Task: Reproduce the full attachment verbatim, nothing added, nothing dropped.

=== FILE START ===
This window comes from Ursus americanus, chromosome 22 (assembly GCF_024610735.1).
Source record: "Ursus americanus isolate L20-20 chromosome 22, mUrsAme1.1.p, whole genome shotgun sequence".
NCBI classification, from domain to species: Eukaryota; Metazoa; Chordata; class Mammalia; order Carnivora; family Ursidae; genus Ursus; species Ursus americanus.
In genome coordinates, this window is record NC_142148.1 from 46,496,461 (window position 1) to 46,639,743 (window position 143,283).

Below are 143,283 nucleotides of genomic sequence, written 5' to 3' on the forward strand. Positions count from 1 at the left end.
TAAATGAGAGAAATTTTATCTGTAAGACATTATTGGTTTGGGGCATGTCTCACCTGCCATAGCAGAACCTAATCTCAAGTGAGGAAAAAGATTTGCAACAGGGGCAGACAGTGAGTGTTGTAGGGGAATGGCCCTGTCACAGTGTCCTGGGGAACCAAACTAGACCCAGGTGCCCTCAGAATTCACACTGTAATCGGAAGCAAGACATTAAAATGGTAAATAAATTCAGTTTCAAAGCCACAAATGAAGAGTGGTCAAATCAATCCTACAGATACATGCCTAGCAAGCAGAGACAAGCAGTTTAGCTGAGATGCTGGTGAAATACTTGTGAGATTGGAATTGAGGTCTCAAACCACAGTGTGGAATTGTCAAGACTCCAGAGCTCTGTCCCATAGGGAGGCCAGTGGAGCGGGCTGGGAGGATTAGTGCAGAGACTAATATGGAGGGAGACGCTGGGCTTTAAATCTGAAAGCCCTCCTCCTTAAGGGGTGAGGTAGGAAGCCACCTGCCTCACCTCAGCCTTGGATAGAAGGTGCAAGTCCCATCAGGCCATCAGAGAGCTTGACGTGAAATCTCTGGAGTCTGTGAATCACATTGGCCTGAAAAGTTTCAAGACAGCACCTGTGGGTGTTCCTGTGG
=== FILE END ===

This window comes from Ursus americanus, chromosome 22 (assembly GCF_024610735.1).
Source record: "Ursus americanus isolate L20-20 chromosome 22, mUrsAme1.1.p, whole genome shotgun sequence".
NCBI classification, from domain to species: Eukaryota; Metazoa; Chordata; class Mammalia; order Carnivora; family Ursidae; genus Ursus; species Ursus americanus.
In genome coordinates, this window is record NC_142148.1 from 46,496,461 (window position 1) to 46,639,743 (window position 143,283).

Below are 143,283 nucleotides of genomic sequence, written 5' to 3' on the forward strand. Positions count from 1 at the left end.
TAAATGAGAGAAATTTTATCTGTAAGACATTATTGGTTTGGGGCATGTCTCACCTGCCATAGCAGAACCTAATCTCAAGTGAGGAAAAAGATTTGCAACAGGGGCAGACAGTGAGTGTTGTAGGGGAATGGCCCTGTCACAGTGTCCTGGGGAACCAAACTAGACCCAGGTGCCCTCAGAATTCACACTGTAATCGGAAGCAAGACATTAAAATGGTAAATAAATTCAGTTTCAAAGCCACAAATGAAGAGTGGTCAAATCAATCCTACAGATACATGCCTAGCAAGCAGAGACAAGCAGTTTAGCTGAGATGCTGGTGAAATACTTGTGAGATTGGAATTGAGGTCTCAAACCACAGTGTGGAATTGTCAAGACTCCAGAGCTCTGTCCCATAGGGAGGCCAGTGGAGCGGGCTGGGAGGATTAGTGCAGAGACTAATATGGAGGGAGACGCTGGGCTTTAAATCTGAAAGCCCTCCTCCTTAAGGGGTGAGGTAGGAAGCCACCTGCCTCACCTCAGCCTTGGATAGAAGGTGCAAGTCCCATCAGGCCATCAGAGAGCTTGACGTGAAATCTCTGGAGTCTGTGAATCACATTGGCCTGAAAAGTTTCAAGACAGCACCTGTGGGTGTTCCTGTGG